John Wyndham Plan for Chaos
Edited by David Ketterer and Andy Sawyer
Penguin Books 2010 (2009)
Here is a curiosity: a novel by the author of The Day of the Triffids, written around the same time (1948 to 1951) but abandoned, only to see the light of day around sixty years later when it’s finally published. It’s not difficult to see why Wyndham gave up on it — its compound of different genres, disparate themes and mangled speech patterns make for awkward reading — and yet it’s an interesting experiment which, given radical tweaking, could have been made to work.
The basic set-up is that supporters of the Nazi cause have survived into the 1970s, somewhere in South America we deduce, where they have built a secret underground complex. Here their clandestine wartime experiments for perpetuating a master race have resulted in the successful breeding of human clones; all that is required is to fool the superpowers into annihilating each other with atomic bombs — the chaos of the novel’s title — after which the new Germans will re-populate the earth. Their technicians have also developed flying saucer technology and cloaking devices, causing international consternation and confusion in a world unaware of their existence.
Into this massive conspiracy stumbles Johnny Farthing, an American magazine photographer with a mixed British and Swedish background. He discovers that a number of women who’ve died in suspicious circumstances all appear to have similar facial features and, most worryingly of all, they all resemble his cousin Freda, who is also his fiancée. (The cover of the Penguin edition alludes to this coincidence with its illustration of a blonde seen full-face, her profile shown twice over in her hair-do’s contours rather like the reverse of a Rubin Vase optical illusion.) As he investigates further he finds that he too is being mistaken for somebody else; and then Freda herself disappears. So far this reads like a plot for a detective thriller, but at the point when Johnny himself is taken prisoner Plan for Chaos enters science fiction territory.
There are many ideas milling around, a lot of them typical of the postwar period but also with some relevance now. Cloning of course was a feature of Huxley’s Brave New World (1932), here adapted to Nazi ideologies and examined for some of its practical implications. As for UFOs, the fact that the Nazis had really been developing new aircraft technology, combined with the worldwide explosion of ‘sightings’ of saucer-shaped flying objects after Kenneth Arnold reported his own observations in June 1947 — the year before Wyndham began this novel — soon generated postwar speculation that the two were somehow linked, speculation that continues even to this day.
It also mayn’t be a coincidence that Wyndham began his dystopian novel about the planned resurgence of a rightwing tyranny in the same year in which that archetypal modern satire, Orwell’s Nineteen Eighty-Four, was published. The description of the Big Brother party — uninterested in the good of others but interested solely in power for its own sake — applies equally to the group that Farthing encounters hidden in the South American jungle; but instead of Big Brother we encounter The Mother. As the narrator soon observes, she is a human equivalent — with all that this implies — of the hive’s queen bee or the queen in an underground termite mound, surrounded and serviced by myriads of workers and soldiers.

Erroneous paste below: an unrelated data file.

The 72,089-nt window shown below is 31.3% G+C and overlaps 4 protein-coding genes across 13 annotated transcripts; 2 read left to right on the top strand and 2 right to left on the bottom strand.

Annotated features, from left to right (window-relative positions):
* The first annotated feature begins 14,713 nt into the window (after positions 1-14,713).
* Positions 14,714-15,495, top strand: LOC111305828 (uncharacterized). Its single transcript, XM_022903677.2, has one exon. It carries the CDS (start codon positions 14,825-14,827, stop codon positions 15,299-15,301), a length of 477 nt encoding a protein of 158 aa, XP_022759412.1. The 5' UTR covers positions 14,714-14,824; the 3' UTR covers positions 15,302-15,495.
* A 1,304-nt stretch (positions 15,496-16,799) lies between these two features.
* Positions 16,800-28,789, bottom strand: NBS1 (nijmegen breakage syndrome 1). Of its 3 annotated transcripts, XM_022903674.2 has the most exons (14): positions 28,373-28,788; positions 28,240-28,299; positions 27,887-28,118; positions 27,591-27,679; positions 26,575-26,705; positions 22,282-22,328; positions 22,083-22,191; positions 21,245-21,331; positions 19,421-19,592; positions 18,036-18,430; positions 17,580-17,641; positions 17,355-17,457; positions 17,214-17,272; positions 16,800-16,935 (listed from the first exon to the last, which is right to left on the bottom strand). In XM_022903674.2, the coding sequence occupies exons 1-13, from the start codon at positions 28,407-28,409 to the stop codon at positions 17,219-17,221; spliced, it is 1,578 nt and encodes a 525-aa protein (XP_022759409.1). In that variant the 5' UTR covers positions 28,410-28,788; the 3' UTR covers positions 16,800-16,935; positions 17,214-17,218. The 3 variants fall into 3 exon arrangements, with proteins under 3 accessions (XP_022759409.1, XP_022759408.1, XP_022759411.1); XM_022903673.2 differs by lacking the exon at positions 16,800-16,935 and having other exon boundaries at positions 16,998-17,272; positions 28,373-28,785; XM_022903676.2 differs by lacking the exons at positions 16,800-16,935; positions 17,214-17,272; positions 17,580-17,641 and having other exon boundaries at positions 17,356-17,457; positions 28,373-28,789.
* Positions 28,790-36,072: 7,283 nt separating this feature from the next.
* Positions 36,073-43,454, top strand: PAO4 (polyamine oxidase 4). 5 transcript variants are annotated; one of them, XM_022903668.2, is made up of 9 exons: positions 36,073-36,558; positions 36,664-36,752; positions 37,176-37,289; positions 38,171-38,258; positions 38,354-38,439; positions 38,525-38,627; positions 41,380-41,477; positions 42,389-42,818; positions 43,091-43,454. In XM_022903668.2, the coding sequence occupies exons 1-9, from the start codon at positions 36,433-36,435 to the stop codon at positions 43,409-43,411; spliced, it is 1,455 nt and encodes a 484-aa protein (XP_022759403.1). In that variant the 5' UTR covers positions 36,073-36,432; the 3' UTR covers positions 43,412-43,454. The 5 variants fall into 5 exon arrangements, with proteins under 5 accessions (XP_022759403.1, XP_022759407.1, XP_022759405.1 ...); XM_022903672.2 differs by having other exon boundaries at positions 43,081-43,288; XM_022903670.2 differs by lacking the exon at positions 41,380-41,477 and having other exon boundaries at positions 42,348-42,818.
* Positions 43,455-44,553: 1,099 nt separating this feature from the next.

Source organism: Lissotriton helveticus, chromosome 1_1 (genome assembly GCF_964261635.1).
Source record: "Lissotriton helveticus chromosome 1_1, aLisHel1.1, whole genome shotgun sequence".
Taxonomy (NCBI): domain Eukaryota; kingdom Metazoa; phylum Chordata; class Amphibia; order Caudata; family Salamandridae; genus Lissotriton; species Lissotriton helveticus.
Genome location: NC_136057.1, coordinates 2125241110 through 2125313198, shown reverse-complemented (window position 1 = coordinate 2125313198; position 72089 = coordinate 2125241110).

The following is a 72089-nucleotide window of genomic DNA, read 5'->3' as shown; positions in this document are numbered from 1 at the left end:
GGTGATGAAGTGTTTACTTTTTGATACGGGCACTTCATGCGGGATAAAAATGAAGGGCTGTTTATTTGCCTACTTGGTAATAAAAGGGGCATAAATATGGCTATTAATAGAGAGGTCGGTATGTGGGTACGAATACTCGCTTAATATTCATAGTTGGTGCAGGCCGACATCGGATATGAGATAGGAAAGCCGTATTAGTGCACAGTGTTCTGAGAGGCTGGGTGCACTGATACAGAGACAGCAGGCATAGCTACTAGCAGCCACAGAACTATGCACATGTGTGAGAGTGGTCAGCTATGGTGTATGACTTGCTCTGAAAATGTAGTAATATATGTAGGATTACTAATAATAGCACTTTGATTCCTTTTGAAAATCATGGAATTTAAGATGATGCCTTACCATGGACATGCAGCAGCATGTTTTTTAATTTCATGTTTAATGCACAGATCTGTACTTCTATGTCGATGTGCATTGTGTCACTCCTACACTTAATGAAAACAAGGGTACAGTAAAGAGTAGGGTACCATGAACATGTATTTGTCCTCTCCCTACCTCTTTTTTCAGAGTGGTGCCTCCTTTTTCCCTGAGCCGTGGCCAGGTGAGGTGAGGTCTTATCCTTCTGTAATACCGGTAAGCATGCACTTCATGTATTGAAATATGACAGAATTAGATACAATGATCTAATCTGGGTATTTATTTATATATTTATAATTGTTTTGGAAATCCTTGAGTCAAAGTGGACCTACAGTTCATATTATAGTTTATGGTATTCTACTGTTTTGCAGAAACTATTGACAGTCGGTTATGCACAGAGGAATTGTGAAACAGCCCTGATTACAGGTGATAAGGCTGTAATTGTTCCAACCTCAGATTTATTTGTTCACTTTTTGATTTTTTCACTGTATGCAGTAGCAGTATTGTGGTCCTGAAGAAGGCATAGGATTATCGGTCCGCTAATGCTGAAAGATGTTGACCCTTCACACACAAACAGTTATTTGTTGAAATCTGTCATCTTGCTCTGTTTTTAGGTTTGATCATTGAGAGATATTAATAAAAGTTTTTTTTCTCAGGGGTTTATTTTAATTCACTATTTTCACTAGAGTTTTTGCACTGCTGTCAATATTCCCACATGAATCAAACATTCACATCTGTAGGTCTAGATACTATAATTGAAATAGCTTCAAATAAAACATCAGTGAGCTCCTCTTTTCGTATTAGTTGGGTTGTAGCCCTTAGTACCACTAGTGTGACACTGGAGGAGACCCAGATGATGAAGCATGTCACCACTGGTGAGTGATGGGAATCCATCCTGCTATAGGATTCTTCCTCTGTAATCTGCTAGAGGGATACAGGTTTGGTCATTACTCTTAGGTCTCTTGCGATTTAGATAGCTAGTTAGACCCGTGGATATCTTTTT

The editors’ note and the introduction by novelist Christopher Priest give the background to this novel’s gestation and stillbirth, making clear the difficulties the author had, especially with tone — the Englishman wrote it with the American market in mind, and tried unsuccessfully to jump through several hoops to get his hero’s phraseology right. Too often the novel even takes on the guise of a polemical tract before shying away with a wisecrack from the narrator.
The anticlimactic ending (the last chapter is headed “Finality?” with a question mark) to me reinforces the ambivalent feelings he had about the novel’s conclusion. Wyndham’s chapter headings and epigraphs are mostly from Shakespeare — perhaps a nod to Brave New World, which used Miranda’s words in The Tempest for its title besides citing other Shakespeare plays — but the way the plot fizzles out seems to suggest to me that this use of quotations was no substitute for a convincing structure. Still, as a portrait of mischief on a grand scale — Hamlet’s ‘miching mallecho’ — it does its job well.
Plan for Chaos is clearly no masterpiece, flawed or otherwise, but just occasionally there are inklings of what it could have become, given time and a lot of redrafting. Sometimes the action pushes along at a fair lick, and one may imagine that its filmic qualities and possibilities could encourage some enlightened producer to adapt it for the screen, a process that would curtail its longeurs and maybe even turn its narrator into a halfway convincing protagonist. As it now stands though it’s imperfect, however pregnant with possibilities.